The sisters who wrote Teens Cook (BR 16086) expand their repertoire to the dessert course. Step-by-step guide to making cookies, pies, cakes, puddings, and both simple and fancy holiday treats. Recipes include triple chocolate biscotti, fresh berry pie, and chocolate eclairs. For junior and senior high and older readers. 2006.
The Looming Tower: Al-Qaeda and the Road to 9/11 BR
by Lawrence Wright
Traces Islamic fundamentalism from 1948 to the 2001 attack on America. Highlights Al Qaeda leaders Osama bin Laden and Ayman al-Zawahiri. Asserts a historical lack of concern from intelligence agencies except for FBI agent John O'Neill and Saudi prince Turki al-Faisal. Violence and strong language. Bestseller 2006.
Samuel Adams: Father of the American Revolution BR
by Mark Puls
Biography of one of the founding fathers of the United States, Samuel Adams (1722-1803). Focuses on Adams's political career, his leadership of protests against the British--including the Boston Tea Party--his advocacy of the colonies' independence from Britain, and his post-revolutionary service as governor of Massachusetts. 2006.
A Godly Hero: The Life of William Jennings Bryan BR
by Michael Kazin
Traces the life of populist politician William Jennings Bryan (1860-1925), from his midwestern boyhood to his involvement in the 1925 Scopes trial. Highlights Bryan's evangelical beliefs, which stressed charity and social justice, and stresses his progressive politics, which led to reforms in campaign financing, senatorial elections, and women's suffrage. 2006.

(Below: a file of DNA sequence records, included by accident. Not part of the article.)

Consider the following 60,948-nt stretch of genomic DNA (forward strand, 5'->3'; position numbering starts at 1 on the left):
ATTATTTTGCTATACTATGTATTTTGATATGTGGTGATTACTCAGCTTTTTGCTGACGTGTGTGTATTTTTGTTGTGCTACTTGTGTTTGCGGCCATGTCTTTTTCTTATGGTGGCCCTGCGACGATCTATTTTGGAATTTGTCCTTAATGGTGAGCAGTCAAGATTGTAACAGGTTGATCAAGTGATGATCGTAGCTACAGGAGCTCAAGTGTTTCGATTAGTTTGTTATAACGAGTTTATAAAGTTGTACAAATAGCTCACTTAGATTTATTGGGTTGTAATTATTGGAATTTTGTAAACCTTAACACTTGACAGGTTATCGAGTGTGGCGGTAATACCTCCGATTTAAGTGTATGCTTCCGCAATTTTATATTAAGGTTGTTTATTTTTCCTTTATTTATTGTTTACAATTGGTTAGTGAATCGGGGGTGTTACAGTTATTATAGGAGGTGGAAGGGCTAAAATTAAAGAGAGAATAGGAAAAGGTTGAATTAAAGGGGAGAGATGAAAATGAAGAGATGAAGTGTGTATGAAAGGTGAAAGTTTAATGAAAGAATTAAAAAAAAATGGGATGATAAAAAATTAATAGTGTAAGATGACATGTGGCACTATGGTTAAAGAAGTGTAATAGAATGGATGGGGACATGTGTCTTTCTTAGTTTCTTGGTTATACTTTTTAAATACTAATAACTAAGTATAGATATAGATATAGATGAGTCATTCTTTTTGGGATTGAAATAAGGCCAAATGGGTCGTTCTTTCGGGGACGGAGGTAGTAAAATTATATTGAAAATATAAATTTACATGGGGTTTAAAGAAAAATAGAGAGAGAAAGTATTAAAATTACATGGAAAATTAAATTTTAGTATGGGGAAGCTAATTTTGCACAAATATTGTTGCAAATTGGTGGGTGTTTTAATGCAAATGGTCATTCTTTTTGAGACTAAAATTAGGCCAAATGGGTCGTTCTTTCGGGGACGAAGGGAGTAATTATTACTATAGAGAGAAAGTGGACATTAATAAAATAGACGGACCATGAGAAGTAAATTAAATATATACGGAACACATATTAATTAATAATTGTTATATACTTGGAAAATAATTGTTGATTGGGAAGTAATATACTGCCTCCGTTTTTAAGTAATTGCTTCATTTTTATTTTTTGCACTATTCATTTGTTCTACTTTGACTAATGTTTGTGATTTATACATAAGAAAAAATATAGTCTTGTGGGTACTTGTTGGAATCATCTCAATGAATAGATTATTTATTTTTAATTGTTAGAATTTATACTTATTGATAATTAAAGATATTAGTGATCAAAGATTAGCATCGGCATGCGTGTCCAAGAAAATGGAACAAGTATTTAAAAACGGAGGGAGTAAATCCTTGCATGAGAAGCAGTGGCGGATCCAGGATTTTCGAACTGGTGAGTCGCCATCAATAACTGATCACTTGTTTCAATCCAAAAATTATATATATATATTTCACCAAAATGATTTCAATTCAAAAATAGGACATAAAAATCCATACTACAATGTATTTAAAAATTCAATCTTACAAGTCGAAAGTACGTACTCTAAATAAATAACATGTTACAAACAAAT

Putin's Russia: Life in a Failing Democracy BR 17100
by Anna Politkovskaya
Award-winning journalist blames Russian president Vladimir Putin for the multiple ills threatening the country's stability at the beginning of the twenty-first century. Describes corruption in the government, the judicial system, the military, and in business. Charges that the war in Chechnya is producing--not fighting--terrorism. 2004.
The Power of a Positive No: How to Say No and Still Get to Yes
by William Ury
Harvard University negotiator and mediator offers advice on using psychology to say no instead of a reluctant yes. Provides a three-stage method to defend one's key interests, resist manipulation, and achieve a win-win situation without alienating people at work or at home. 2007.
Perplexing People BR 17110
by Gary L. Blackwood
Historical cases of pretenders, or people who claim to be a famous deceased person. Discusses people who claimed to be Joan of Arc, Louis XVII of France, the Romanovs of Russia, Grand Duchess Anastasia, Billy the Kid, and Kaspar Hauser. Uncontracted braille. For senior high and older readers. 2006.
One Hundred One Things Everyone Should Know about Science BR
by Dia L. Michels and Nathan Levy
Poses quiz questions about biology, chemistry, physics, earth science, and general science that are applicable in everyday life. Sequentially numbered answers repeat the question and provide an explanation. Topics include the human body, animals, weather, history of science, and definitions of scientific terms. For senior high and older readers. 2006.